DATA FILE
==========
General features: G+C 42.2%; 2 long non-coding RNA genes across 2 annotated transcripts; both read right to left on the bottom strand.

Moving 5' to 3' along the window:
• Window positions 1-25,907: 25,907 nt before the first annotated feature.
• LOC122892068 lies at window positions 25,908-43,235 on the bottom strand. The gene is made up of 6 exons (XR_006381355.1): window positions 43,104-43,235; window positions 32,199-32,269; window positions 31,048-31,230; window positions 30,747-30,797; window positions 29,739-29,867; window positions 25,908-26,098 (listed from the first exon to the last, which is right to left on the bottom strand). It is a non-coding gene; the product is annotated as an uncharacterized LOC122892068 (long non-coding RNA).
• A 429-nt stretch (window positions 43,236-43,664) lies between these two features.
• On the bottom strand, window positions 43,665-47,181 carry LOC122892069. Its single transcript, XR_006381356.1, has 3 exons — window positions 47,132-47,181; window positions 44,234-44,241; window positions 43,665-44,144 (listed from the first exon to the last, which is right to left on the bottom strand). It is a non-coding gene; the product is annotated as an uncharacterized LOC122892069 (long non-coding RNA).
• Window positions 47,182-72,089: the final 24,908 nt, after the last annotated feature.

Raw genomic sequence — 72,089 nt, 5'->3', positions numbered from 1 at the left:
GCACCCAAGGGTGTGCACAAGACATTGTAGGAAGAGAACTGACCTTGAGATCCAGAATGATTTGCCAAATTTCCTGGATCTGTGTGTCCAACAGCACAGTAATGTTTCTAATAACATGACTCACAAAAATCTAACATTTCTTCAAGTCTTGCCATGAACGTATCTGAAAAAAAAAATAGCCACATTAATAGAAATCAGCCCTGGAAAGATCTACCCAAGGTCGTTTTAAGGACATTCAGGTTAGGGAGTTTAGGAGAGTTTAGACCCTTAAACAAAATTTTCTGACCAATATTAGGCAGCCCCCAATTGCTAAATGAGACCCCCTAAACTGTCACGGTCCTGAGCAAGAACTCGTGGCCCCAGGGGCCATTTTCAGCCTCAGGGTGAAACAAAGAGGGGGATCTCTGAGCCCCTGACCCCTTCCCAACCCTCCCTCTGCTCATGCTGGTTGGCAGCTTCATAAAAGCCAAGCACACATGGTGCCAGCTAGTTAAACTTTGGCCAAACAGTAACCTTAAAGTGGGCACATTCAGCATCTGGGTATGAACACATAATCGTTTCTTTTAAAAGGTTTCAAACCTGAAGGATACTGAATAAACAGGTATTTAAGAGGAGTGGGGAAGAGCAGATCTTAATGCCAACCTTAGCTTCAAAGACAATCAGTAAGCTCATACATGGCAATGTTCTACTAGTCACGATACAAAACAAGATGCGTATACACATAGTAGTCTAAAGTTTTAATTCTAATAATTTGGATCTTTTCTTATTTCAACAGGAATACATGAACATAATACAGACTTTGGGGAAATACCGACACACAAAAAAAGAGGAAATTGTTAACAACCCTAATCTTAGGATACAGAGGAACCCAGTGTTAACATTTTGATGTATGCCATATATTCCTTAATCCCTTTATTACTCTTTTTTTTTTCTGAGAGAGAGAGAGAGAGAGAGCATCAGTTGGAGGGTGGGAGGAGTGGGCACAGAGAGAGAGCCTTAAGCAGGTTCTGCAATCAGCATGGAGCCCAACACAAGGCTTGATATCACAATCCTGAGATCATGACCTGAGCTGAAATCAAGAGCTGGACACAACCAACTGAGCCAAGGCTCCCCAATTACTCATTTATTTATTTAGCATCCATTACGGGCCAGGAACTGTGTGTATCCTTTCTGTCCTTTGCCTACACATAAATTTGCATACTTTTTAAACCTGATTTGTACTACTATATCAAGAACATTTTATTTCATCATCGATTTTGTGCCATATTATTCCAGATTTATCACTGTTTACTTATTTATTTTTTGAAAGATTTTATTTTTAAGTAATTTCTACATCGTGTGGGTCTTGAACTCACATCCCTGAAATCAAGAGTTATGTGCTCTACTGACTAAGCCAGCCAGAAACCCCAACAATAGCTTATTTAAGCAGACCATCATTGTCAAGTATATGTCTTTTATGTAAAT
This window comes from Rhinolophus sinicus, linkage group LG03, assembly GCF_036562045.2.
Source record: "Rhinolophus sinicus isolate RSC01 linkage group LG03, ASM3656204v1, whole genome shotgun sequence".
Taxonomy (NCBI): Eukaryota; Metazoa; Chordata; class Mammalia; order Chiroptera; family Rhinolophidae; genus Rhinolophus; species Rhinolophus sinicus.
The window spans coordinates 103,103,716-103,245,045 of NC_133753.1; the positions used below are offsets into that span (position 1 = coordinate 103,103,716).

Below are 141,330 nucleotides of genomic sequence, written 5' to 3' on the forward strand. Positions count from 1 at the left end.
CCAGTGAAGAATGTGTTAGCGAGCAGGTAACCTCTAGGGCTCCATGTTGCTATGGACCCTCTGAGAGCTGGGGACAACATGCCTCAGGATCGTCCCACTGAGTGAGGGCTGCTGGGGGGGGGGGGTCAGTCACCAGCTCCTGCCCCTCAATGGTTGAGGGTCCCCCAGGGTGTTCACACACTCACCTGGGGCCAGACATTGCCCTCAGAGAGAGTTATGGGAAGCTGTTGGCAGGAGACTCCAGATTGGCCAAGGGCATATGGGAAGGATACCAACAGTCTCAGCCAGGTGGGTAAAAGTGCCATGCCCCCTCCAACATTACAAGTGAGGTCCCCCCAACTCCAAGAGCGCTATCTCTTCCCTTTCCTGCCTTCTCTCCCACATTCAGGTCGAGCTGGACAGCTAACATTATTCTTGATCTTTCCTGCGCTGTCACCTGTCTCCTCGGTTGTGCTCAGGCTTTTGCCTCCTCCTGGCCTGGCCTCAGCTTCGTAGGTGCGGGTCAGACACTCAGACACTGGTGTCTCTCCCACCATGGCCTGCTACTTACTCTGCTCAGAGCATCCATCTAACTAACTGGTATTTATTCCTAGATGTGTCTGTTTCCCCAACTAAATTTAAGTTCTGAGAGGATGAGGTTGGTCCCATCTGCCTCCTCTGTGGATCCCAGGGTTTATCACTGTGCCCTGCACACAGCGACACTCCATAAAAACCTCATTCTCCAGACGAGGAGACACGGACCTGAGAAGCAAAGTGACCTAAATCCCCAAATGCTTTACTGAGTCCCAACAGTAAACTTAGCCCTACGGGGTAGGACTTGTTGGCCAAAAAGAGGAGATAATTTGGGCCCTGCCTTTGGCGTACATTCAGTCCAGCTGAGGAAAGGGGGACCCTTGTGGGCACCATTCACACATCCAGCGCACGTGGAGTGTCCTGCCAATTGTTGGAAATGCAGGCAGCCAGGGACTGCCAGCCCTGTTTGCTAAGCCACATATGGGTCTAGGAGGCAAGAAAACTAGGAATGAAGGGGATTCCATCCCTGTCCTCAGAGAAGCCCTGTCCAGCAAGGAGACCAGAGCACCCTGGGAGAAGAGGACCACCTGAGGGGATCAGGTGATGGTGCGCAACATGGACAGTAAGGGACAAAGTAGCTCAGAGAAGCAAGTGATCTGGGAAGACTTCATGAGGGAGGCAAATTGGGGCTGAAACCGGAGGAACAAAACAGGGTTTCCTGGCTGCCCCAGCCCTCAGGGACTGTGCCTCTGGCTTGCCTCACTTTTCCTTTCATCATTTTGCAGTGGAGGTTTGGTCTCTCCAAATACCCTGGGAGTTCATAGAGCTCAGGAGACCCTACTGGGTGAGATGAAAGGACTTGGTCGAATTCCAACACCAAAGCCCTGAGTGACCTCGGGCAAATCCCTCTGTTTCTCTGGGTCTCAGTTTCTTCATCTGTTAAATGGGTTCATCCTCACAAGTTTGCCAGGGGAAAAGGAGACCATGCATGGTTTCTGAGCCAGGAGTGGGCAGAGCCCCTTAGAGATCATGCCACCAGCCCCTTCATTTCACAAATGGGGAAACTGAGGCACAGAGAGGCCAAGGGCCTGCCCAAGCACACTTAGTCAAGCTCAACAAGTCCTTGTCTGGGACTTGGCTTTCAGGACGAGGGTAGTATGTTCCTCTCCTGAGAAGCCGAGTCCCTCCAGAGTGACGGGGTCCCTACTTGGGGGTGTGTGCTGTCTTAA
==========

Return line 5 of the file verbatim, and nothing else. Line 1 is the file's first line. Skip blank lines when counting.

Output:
• A 429-nt stretch (window positions 43,236-43,664) lies between these two features.